When exercising the pilot privileges as a required flight crewmember, the pilot must have in physical possession, or readily accessible in the aircraft, a valid pilot certificate or special authorization.  In addition, the pilot must have photo identification.  The identification can be state issued such as a driver’s license, or federally issued such as a U.S. Armed forces ID or passport.  The pilot must also have a valid medical certificate for the level of pilot privileges being exercised.


14 CFR 61.3 Requirement for certificates, ratings, and authorizations.

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What are the limitation of alcohol use and flying?

A pilot should not fly if they have had any alcohol within eight hours of the flight, are under the influence of alcohol or have a current blood alcohol level of .04.

In addition to alcohol, a pilot should not be under the influence of any drug that affects the his or her faculties in any way contrary to safety.  Except in an emergency, no pilot of a civil aircraft may allow a person who appears to be intoxicated or who demonstrates by manner or physical indications that the individual is under the influence of drugs (except a medical patient under proper care) to be carried in that aircraft.

A pilot certificate or rating can also be denied and/or revoked if a pilot is convicted of operating a motor vehicle under the influence of alcohol or drugs.  In addition, pilot certificate or rating can also be denied and/or revoked if he or she is convicted of any Federal or State statute relating to the growing, processing, manufacture, sale, disposition, possession, transportation, or importation of narcotic drugs, marijuana or depressant or stimulant drugs or substances.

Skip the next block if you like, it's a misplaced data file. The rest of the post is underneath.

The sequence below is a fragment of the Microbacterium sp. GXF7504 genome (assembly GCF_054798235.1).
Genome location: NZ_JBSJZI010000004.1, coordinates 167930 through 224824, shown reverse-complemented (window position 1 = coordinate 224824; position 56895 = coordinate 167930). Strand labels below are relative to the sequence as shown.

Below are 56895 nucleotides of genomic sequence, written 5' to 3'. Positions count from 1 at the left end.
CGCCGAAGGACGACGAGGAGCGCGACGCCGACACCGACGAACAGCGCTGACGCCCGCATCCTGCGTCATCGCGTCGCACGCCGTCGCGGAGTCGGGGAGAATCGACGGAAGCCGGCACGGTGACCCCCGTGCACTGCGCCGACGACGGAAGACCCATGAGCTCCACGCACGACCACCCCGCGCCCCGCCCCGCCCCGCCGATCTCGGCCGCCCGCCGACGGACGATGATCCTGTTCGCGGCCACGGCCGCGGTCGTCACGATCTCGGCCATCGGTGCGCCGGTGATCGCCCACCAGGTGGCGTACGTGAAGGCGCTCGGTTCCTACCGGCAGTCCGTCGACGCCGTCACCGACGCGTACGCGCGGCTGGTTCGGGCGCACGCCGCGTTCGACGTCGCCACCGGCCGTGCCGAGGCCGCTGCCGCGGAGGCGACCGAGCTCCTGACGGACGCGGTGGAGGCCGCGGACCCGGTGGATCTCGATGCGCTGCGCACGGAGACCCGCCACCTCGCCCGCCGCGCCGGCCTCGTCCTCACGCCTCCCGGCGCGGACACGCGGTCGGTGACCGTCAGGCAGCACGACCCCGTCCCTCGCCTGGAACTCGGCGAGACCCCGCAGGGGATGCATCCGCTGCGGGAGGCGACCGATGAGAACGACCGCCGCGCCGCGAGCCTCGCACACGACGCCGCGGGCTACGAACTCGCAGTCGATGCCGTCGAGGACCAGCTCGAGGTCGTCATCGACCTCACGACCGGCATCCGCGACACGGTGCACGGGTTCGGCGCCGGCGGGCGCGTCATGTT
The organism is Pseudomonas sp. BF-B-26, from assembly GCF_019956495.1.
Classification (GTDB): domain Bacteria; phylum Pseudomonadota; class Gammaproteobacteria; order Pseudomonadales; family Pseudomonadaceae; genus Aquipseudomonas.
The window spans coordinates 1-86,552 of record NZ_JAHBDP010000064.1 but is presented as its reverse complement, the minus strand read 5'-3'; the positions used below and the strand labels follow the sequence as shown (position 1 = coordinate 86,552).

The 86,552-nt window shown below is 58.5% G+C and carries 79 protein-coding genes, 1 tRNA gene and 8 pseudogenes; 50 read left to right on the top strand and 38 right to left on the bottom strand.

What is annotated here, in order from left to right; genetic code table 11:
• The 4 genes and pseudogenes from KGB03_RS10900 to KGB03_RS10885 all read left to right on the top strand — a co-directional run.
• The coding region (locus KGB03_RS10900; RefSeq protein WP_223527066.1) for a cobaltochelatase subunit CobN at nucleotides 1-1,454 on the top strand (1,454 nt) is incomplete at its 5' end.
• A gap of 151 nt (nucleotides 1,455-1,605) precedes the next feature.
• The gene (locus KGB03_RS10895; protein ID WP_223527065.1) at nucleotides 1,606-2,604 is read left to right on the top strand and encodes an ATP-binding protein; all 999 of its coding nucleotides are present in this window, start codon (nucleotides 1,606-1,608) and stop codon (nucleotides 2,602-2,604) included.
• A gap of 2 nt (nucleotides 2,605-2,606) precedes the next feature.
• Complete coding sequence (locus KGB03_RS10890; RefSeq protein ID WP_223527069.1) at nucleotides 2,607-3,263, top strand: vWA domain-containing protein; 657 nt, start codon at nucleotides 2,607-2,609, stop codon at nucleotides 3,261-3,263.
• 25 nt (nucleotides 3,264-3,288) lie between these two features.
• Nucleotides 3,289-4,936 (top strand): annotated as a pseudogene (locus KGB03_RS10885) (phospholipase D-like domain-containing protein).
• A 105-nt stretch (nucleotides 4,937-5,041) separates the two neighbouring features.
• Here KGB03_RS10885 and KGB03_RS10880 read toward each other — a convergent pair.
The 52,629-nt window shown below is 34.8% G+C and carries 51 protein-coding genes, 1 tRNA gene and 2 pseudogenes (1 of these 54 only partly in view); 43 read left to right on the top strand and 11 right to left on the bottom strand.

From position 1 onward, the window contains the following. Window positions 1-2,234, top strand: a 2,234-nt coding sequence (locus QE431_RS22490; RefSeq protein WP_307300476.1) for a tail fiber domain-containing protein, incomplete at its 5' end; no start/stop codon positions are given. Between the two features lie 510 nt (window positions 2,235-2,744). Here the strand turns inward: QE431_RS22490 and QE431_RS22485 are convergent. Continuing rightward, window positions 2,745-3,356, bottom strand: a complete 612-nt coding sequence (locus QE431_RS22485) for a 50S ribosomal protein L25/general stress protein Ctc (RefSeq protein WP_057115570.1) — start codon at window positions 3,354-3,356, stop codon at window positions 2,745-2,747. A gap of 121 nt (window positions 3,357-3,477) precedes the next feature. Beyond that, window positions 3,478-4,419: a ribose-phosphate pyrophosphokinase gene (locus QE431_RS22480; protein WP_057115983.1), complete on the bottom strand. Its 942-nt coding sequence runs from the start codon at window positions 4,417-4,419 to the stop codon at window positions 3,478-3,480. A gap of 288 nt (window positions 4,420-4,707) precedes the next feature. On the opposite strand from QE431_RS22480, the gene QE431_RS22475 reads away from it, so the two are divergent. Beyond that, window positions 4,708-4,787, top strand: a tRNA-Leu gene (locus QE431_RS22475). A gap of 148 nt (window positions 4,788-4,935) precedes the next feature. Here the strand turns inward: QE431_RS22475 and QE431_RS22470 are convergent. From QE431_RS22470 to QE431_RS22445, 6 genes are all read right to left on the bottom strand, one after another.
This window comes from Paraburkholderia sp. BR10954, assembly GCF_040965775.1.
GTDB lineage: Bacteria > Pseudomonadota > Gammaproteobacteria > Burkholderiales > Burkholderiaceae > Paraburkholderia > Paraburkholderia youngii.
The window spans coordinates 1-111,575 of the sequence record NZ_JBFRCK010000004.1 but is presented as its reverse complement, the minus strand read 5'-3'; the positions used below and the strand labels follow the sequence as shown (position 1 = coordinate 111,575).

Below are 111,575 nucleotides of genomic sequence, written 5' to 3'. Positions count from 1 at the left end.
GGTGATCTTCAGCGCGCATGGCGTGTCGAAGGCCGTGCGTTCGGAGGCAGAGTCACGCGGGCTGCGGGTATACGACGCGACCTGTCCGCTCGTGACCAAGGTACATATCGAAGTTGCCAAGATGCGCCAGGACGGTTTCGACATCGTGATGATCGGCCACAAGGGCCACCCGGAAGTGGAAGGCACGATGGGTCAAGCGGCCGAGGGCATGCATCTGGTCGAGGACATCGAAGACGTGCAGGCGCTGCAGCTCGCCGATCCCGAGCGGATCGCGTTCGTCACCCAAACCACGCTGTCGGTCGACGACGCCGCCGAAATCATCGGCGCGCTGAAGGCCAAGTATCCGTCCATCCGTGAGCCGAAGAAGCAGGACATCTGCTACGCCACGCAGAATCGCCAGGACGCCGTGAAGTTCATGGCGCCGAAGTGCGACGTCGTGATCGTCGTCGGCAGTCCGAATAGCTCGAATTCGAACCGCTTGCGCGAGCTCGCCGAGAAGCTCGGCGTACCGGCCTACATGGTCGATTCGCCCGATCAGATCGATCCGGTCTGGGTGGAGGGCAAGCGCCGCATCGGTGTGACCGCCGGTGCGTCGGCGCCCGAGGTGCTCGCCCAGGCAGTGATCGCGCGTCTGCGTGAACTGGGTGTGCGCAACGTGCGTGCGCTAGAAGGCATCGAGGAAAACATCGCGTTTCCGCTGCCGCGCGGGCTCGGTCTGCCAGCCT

14 CFR 61.15 Offenses involving alcohol or drugs
14 CFR 91.17 Alcohol or drugs

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How long does the private pilot’s certificate remain valid?

The pilot certificate remains valid, unless surrendered, suspended or revoked.

Although the pilot certificate remains valid, the pilot will have to maintain a current medical certificate and pass a flight review at least every two years.


14 CFR 61.19 Duration of pilot and instructor certificates
14 CFR 61.56 Flight review

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What is a flight review?

Every two years a pilot must receive ground and flight training with a qualified instructor.

The flight review consists of at least one hour of ground instruction and one hour of flight time with a qualified instructor.  The review should cover applicable regulations and flight operations typical of the type of flying conducted.  The purpose of the flight review is to ensure that pilots are reasonably proficient to conduct safe flight.  Should the flight instructor believes additional training is warranted, a failure is not logged.  There are some exceptions to the flight review and these include current students with a solo endorsement, a pilot who has accomplished a flight proficiency award program, a pilot who passed a practical test for a pilot certificate, rating or operational privilege, or the renewal of a flight instructor certificate.